Fans of blockchain technology have been quick to espouse its benefits, and some industries such as the financial sector have been almost as quick to recognise these. The power of blockchain technology resides in its key characteristic of decentralization. The fintech industry has been on of the first to employ and experiment with blockchain. Other projects coming from the non profit sector, are also trying to deploy it locally. Blockchain could bring benefits in society for example as community currencies. Actually blockchain and community currencies have a lot in common. If centralized currencies serve centralized production, regional currencies represent a democratization of currencies, supporting local businesses and educating consumers about how their money circulates in the local economy.
According to an interesting study conducted by the NEF in 2015 Community currencies can be a great way to support SMEs, a way to promote equality and to counter inequality and social exclusion. Combining blockchain with community currencies, can take these to the next level.
Through employing cryptocurrency-based solutions, built on blockchain technology, social capital can be built and local society can benefit in ways that it might not otherwise be able to. In explaining how this can work, it is helpful to consider some project examples.
There are a number of projects already underway where blockchain is being leveraged for local currency development. One such example is known as “HullCoin”. This project resulted from a piece of research undertaken by Hull City Council that explored how the disruptive technology underpinning bitcoin could used as a local currency to support communities in Hull affected by poverty. This is a cryptocurrency that is going to be used to pay for services that benefit the common good. The aim of this is to reduce poverty, and ensure that resources go where they are best needed. HullCoin can be secured by individuals undertaking activities that are sanctioned through organisations on the app, and this information is stored.
The coin they earn can then be redeemed via various retailers. All jobs are not necessarily equal. What is meant by this, is that greater rewards or discounts can be offered for carrying out certain kinds of tasks that might be less savoury or appealing for some – for example, picking up litter.
Building on blockchain capabilities, InvolveMINT is another local currency that is being used for societal benefit. This currency is operating in Pittsburgh. Similarly to HullCoin, InvolveMINT allows its users to find volunteer opportunities and projects they can work on, and give their time to. Through doing so, they earn cryptocurrency for each hour worked. The app is used to track skills and time. The cryptocurrency can then be redeemed with a range of different partners that InvolveMINT has signed up. This benefits the local community because again, projects might struggle to get sufficient volunteers in other ways.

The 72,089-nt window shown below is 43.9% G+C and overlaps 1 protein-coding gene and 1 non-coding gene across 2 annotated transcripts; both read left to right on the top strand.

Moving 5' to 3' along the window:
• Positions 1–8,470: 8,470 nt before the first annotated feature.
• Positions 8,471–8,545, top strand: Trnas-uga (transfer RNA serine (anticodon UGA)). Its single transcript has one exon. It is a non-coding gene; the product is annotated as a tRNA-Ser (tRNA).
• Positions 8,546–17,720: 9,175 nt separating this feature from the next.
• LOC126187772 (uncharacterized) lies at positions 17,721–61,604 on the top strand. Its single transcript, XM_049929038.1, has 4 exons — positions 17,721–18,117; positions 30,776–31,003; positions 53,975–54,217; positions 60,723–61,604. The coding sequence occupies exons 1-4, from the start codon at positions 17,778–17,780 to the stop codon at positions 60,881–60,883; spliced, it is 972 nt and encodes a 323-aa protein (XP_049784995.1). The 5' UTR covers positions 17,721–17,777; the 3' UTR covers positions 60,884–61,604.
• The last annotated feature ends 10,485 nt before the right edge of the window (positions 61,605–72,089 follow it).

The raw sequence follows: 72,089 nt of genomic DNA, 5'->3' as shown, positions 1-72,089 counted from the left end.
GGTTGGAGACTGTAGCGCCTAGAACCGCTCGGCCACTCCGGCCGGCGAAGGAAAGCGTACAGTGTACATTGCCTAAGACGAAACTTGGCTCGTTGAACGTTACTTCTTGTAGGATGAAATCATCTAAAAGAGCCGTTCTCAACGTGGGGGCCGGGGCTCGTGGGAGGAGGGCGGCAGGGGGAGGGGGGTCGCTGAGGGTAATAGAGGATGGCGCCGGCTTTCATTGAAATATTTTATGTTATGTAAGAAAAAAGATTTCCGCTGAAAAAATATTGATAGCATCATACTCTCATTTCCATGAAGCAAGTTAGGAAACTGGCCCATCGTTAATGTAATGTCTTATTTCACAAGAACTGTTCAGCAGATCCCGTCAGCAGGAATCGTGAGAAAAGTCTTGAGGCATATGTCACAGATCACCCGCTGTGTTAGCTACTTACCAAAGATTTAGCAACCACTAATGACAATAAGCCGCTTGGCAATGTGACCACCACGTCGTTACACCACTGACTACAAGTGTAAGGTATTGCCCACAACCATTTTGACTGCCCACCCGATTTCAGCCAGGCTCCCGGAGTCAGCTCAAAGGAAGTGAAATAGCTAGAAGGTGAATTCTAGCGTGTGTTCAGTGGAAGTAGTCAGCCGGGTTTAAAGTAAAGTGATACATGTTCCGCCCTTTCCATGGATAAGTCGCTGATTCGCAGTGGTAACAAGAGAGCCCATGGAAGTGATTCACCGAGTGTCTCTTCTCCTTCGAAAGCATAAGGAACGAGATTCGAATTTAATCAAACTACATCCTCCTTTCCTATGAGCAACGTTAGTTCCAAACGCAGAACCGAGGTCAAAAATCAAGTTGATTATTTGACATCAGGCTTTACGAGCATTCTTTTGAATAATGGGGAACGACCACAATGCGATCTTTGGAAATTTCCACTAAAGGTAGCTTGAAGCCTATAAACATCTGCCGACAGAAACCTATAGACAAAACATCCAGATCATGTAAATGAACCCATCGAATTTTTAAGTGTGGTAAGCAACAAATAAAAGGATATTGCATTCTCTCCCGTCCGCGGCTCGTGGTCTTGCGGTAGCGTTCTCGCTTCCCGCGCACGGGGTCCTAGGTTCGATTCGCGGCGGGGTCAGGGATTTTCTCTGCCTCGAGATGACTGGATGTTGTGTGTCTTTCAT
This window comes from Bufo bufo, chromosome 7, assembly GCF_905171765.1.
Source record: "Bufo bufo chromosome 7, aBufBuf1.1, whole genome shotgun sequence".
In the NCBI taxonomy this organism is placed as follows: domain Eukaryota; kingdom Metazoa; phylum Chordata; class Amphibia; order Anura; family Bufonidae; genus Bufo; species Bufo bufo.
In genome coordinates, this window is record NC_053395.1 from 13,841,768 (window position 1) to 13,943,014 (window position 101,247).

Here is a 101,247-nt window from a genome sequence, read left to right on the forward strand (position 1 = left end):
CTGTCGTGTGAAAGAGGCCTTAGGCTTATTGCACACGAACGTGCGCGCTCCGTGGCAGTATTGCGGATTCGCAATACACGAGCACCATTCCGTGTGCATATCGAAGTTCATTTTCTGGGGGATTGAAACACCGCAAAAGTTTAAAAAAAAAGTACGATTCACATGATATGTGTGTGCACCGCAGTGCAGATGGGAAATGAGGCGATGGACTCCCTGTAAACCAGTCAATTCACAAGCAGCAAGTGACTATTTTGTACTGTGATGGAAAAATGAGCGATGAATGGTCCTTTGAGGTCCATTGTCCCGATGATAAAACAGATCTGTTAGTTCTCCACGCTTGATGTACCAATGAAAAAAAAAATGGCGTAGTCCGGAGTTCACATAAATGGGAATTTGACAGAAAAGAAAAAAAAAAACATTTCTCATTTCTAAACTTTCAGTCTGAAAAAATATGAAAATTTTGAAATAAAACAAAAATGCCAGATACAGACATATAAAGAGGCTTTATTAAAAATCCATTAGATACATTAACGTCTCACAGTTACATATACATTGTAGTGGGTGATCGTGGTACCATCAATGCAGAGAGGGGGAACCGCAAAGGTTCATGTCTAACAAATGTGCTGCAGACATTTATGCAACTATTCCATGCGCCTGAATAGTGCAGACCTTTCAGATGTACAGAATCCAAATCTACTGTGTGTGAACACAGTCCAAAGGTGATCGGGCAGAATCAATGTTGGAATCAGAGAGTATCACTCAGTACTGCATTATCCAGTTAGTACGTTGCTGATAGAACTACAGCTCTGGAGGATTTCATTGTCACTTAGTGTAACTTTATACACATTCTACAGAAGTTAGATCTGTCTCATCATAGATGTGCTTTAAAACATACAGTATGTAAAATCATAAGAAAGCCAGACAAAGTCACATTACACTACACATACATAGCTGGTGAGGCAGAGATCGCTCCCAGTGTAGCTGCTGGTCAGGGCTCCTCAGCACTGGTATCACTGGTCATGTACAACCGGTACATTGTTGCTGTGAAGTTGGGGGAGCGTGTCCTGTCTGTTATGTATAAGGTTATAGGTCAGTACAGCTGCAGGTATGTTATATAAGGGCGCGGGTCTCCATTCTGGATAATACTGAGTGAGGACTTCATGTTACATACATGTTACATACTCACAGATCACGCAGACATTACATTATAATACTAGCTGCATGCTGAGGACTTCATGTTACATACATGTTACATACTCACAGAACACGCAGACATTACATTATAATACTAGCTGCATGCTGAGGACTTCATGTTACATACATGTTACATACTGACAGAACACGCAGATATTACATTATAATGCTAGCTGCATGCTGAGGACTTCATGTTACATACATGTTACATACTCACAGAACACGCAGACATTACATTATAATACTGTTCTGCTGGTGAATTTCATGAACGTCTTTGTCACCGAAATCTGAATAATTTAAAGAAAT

Writing for Resilience.org, Robert Kauffman argues that these types of projects can work well with blockchain because they are aligned with the development of a healthy economic system in local areas. The principles of currency are applied within these projects. The principles of currency are that it has one purpose, which is to allow exchange (purchase and sale) of goods and services, and that it must have value which is well understood among those using the currency. Other principles of currency are that they are transmittable and that they provide credit. As can be seen with these projects they meet all of these requirements. People provide services for which they gain cryptocurrency (value) which they understand because they can see how this can be redeemed at retailers (making the currency transmittable) and held as credit until such a point as they decide to use them.
With these two examples one has a glimpse of how community currencies can be transformed and taken to the next level in the future. Given the tremendous benefits that such blockchain projects could bring to local communities in terms of generating social capital through local cryptocurrencies, it is likely that it will not be too long before we see many more of these types of applications of blockchain. Overall, the benefit will be healthier, happier communities.
Article written in collaboration with Maria Fonseca
Paula Newton is a business writer, editor and management consultant with extensive experience writing and consulting for both start-ups and long established companies. She has ten years management and leadership experience gained at BSkyB in London and Viva Travel Guides in Quito, Ecuador, giving her a depth of insight into innovation in international business. With an MBA from the University of Hull and many years of experience running her own business consultancy, Paula’s background allows her to connect with a diverse range of clients, including cutting edge technology and web-based start-ups but also multinationals in need of assistance. Paula has played a defining role in shaping organizational strategy for a wide range of different organizations, including for-profit, NGOs and charities. Paula has also served on the Board of Directors for the South American Explorers Club in Quito, Ecuador.